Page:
Before I dive into the gritty details of building my custom crypto mining room, here is a quick walkthrough of the completed closet sized room:
One of the biggest issues every serious crypto miner faces, is that the room their mining rigs are in starts to get warm. And when the room is warm, the graphic cards start to get hot and consequently under-perform. This is NOT good!
When I first faced a similar issue, I quickly decided to add small cool-looking fans to my open-air-concept rigs. The fans of course helped a bit – as additional air got pushed at the graphic cards – but one thing it did not do was keep the room cooler.
In fact, the fans added “noise” as an additional annoyance-factor. So – at night – we’d close the bedroom doors just to keep the noise out while opening all living room windows to let air pull through.
This is when I discovered the third problem: Dust. Living in the desert where winters can get very dusty, you want to keep doors and windows closed as much as possible to keep the dust out. I quickly realized that open-air mining rigs weren’t going to work for me. At least not if I wanted to scale the operation.
Open Mining Rig VS Forced Air Rig
It was right about this time that we purchased our first home, and I promised my wife I would get the mining rigs out of the living room and into my office. But again all the same problems arose. The office got too hot – forcing me to leave doors and windows open again – and then I had a dust problem.
On top of that, all the fan noise was starting to get to me and everyone else. I knew I had to do something different.I considered building a small stand-alone building in our yard that would have plenty of windows all around to keep with the “open air” concept. I figured I could put basic air filters in the windows and that would keep the dust out while – hopefully – the hot air would escape through the windows (as fresh air would come in).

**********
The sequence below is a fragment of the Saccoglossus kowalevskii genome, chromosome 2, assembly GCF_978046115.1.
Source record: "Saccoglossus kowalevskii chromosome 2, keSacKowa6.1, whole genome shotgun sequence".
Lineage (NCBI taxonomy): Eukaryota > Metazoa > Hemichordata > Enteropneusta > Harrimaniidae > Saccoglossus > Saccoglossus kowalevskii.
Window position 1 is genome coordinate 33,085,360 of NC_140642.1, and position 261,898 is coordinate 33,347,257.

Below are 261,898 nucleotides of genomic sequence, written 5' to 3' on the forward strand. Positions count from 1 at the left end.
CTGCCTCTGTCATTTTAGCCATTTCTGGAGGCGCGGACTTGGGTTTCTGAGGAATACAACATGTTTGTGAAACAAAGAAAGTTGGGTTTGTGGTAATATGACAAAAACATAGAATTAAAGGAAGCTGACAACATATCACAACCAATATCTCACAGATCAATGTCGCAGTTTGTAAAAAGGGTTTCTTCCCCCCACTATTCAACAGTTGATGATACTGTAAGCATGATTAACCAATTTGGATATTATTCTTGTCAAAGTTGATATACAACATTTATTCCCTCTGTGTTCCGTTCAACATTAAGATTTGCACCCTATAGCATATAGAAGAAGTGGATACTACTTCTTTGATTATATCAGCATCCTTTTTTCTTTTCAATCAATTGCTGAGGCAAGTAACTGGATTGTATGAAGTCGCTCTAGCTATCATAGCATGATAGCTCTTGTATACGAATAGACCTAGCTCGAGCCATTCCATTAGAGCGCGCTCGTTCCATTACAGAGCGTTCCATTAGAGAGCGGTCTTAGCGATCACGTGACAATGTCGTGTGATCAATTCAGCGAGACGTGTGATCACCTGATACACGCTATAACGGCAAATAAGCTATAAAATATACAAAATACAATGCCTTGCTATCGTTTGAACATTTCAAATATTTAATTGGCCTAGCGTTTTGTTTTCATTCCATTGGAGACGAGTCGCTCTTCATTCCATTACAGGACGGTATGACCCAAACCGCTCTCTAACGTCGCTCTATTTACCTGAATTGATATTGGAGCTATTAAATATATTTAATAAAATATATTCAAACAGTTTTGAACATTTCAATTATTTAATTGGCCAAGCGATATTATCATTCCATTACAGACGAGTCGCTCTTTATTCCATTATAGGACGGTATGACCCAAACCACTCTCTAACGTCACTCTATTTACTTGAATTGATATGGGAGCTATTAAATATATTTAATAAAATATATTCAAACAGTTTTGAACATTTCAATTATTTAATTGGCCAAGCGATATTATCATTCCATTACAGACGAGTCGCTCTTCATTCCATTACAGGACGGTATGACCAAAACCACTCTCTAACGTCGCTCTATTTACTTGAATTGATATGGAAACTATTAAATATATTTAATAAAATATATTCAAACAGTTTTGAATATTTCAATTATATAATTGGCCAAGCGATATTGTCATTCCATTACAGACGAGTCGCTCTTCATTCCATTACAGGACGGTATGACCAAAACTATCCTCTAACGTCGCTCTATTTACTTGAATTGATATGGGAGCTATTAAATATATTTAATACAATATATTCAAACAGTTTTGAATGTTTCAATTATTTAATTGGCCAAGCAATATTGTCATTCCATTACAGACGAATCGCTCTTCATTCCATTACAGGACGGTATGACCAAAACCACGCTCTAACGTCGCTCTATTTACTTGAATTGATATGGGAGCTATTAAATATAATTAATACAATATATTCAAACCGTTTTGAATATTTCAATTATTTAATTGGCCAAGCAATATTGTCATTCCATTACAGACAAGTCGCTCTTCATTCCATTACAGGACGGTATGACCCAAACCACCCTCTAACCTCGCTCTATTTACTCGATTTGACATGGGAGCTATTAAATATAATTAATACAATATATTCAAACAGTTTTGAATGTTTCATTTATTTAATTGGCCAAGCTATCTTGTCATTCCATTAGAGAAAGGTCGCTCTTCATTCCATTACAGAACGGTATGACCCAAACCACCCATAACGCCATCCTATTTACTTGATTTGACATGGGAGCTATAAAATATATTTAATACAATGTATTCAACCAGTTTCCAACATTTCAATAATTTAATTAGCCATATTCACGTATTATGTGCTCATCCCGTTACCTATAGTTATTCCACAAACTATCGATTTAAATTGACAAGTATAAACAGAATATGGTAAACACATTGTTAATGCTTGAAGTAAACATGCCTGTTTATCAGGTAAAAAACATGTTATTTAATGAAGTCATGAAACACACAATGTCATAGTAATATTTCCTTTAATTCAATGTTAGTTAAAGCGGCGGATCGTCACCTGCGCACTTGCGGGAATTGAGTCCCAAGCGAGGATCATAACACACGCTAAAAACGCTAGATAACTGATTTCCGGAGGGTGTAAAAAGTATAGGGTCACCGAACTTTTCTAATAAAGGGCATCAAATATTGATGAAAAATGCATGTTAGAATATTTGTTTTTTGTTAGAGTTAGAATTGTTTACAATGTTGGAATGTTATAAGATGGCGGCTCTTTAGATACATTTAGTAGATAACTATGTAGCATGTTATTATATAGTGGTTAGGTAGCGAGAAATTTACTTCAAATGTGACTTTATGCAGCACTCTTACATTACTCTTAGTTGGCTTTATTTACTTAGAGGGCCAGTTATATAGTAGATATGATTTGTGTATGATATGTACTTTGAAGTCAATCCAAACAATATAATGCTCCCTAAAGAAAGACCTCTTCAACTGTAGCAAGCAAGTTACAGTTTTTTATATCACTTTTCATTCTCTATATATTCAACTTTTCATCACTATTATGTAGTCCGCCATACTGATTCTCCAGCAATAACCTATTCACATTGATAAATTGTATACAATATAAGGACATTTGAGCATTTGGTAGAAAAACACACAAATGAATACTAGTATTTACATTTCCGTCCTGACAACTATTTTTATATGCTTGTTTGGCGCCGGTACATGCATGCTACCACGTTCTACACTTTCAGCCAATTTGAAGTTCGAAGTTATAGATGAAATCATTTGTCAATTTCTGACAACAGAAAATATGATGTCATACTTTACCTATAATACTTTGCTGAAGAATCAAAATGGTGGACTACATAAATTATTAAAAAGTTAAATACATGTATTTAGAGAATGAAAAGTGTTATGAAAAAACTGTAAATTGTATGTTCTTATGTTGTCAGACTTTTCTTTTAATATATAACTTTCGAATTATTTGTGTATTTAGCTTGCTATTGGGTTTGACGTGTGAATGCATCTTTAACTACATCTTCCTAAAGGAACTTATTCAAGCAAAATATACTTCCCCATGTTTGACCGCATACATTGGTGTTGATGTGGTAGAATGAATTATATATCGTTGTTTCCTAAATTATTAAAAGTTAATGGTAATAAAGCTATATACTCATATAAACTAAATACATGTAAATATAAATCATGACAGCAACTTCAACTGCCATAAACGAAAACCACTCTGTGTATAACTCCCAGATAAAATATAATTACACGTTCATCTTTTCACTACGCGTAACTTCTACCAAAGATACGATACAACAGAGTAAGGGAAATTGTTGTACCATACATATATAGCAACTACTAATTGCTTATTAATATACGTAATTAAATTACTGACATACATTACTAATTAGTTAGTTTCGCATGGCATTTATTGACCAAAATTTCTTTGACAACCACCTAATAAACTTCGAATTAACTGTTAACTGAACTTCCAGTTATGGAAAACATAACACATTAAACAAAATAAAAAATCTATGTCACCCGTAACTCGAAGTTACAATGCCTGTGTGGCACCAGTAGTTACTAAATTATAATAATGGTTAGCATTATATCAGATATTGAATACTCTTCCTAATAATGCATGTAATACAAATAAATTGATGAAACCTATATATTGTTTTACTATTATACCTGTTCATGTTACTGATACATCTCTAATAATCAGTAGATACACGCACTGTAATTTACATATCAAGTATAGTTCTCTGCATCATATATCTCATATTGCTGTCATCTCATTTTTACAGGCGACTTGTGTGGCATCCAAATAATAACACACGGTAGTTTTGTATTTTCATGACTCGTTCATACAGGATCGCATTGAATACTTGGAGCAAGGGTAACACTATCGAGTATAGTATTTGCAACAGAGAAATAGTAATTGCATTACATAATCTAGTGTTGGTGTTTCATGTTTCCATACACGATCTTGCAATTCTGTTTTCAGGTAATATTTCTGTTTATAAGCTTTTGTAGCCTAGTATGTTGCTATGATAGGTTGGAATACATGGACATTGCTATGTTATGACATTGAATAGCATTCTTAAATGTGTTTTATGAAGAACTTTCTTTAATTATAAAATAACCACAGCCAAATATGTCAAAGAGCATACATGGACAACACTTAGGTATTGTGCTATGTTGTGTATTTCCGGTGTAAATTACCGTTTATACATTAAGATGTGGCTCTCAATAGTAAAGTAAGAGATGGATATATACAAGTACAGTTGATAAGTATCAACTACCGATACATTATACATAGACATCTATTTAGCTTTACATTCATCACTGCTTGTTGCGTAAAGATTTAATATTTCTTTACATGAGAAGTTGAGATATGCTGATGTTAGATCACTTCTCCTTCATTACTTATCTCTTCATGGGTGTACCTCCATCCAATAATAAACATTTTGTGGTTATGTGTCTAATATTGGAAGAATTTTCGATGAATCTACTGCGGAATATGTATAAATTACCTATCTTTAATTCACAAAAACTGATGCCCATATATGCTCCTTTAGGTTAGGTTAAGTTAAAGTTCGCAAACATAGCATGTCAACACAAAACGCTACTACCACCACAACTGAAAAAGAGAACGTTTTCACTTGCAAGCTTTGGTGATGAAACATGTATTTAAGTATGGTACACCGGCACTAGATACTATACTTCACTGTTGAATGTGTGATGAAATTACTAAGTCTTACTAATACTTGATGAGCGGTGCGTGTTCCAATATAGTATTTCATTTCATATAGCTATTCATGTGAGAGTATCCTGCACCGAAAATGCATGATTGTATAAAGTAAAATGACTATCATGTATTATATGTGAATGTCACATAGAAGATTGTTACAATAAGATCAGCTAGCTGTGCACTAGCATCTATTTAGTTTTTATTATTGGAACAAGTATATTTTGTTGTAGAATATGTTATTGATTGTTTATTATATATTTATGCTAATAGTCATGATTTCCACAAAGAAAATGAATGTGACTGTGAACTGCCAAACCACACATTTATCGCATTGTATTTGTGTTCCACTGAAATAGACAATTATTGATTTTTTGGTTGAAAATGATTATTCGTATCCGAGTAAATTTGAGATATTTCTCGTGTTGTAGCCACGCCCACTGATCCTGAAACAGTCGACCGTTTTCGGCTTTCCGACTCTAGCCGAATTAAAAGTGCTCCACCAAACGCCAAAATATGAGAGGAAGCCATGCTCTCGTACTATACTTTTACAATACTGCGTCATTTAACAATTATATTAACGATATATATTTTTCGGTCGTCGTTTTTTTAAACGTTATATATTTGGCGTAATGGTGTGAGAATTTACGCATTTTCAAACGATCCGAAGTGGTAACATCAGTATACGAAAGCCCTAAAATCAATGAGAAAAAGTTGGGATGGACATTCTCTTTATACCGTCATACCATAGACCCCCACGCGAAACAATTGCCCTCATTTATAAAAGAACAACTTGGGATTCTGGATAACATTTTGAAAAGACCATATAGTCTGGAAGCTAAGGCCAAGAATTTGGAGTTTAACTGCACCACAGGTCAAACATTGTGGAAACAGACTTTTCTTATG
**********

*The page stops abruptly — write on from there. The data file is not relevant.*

I still very much like the idea of that, but I also realized how inconsistent wind is when you don’t control it. And when you plan on scaling your mining capacity, you want to have as much control as possible. So, being at the mercy of the wind was starting to sound less and less appealing.
Hours of research later, I came to the conclusion (based on things experienced miners would share) that removing hot air from the rig’s environment is as (if not more) important than pushing fresh air at it. And so, with much hesitation, I started looking at different “forced air” mining-rig cooling ideas.
One guy that really inspired me was TwoTon Hasher on YoutTube who built these square wooden boxes with large industrial fans on top that were sucking out the hot air while pulling fresh air into the box through filtered “windows” at the bottom.
I considered doing something like that as well, but was hoping to do something a bit more secure – as I wasn’t sure where I could safely put those boxes. And this is when I decided to build a closet sized mining-room addition to my office.
Building My Krypto Kave
Here in Mexico, most homes are built with brick and mortar and not wood or drywal like many other places. Needless to say wood construction material is harder to come by here. Which is why I opted to build with brick and cement as well despite knowing it would take a lot longer to build.